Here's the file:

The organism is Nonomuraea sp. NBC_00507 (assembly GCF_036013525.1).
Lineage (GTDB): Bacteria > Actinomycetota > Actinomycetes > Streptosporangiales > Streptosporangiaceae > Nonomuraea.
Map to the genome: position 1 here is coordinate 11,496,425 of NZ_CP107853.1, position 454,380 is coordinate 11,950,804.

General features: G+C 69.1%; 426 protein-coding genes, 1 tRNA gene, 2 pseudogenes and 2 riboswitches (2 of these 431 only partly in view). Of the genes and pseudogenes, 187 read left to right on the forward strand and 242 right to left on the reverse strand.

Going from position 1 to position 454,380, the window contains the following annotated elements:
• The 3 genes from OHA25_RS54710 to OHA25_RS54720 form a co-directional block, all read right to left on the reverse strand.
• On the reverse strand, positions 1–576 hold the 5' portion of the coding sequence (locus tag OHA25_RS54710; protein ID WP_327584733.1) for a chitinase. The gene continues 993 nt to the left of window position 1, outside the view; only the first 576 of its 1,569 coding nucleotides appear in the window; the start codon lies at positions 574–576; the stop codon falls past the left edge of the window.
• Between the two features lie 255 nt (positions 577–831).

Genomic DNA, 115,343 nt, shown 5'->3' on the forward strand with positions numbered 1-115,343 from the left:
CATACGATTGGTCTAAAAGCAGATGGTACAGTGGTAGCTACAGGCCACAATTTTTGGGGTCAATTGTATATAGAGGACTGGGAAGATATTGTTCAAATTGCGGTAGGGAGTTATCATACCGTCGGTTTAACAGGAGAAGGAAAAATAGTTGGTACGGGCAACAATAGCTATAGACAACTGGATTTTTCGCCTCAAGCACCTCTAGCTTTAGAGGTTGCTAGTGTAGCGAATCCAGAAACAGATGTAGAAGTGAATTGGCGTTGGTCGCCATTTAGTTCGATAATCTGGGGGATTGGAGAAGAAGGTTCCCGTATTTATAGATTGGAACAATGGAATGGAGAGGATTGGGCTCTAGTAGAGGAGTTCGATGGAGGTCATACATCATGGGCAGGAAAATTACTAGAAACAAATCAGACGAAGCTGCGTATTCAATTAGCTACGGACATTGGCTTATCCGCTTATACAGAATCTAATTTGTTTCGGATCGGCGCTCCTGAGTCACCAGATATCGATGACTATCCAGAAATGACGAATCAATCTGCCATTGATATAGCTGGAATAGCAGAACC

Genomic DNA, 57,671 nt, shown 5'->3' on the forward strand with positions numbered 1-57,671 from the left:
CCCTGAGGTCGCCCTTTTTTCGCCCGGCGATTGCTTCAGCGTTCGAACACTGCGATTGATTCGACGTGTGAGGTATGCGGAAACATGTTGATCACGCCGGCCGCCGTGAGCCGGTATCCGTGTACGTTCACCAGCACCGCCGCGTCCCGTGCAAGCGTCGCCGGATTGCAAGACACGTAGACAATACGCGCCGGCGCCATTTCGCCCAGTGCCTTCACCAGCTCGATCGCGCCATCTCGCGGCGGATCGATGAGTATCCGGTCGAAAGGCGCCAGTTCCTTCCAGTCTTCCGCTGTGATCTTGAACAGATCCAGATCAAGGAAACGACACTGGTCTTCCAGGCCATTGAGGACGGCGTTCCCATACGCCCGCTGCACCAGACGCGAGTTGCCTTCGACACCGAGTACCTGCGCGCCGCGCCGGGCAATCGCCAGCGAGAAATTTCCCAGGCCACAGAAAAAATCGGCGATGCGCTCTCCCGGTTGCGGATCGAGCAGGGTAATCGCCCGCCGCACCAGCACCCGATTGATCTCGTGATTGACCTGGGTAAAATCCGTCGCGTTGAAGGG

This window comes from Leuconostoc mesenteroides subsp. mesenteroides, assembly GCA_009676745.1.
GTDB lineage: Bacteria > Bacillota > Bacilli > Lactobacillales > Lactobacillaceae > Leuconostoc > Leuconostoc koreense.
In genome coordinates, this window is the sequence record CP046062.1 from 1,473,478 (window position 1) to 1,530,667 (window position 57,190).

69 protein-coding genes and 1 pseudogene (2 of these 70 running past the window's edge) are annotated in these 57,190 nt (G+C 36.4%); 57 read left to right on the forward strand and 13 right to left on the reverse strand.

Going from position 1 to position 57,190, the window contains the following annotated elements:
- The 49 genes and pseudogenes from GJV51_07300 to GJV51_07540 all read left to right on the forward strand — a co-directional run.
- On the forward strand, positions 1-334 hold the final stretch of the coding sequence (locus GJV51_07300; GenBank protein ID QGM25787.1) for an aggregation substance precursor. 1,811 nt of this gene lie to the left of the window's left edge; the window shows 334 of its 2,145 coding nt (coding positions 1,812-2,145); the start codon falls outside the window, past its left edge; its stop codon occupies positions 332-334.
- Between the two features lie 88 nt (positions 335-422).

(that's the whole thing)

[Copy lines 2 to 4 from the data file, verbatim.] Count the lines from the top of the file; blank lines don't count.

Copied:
Lineage (GTDB): Bacteria > Actinomycetota > Actinomycetes > Streptosporangiales > Streptosporangiaceae > Nonomuraea.
Map to the genome: position 1 here is coordinate 11,496,425 of NZ_CP107853.1, position 454,380 is coordinate 11,950,804.

General features: G+C 69.1%; 426 protein-coding genes, 1 tRNA gene, 2 pseudogenes and 2 riboswitches (2 of these 431 only partly in view). Of the genes and pseudogenes, 187 read left to right on the forward strand and 242 right to left on the reverse strand.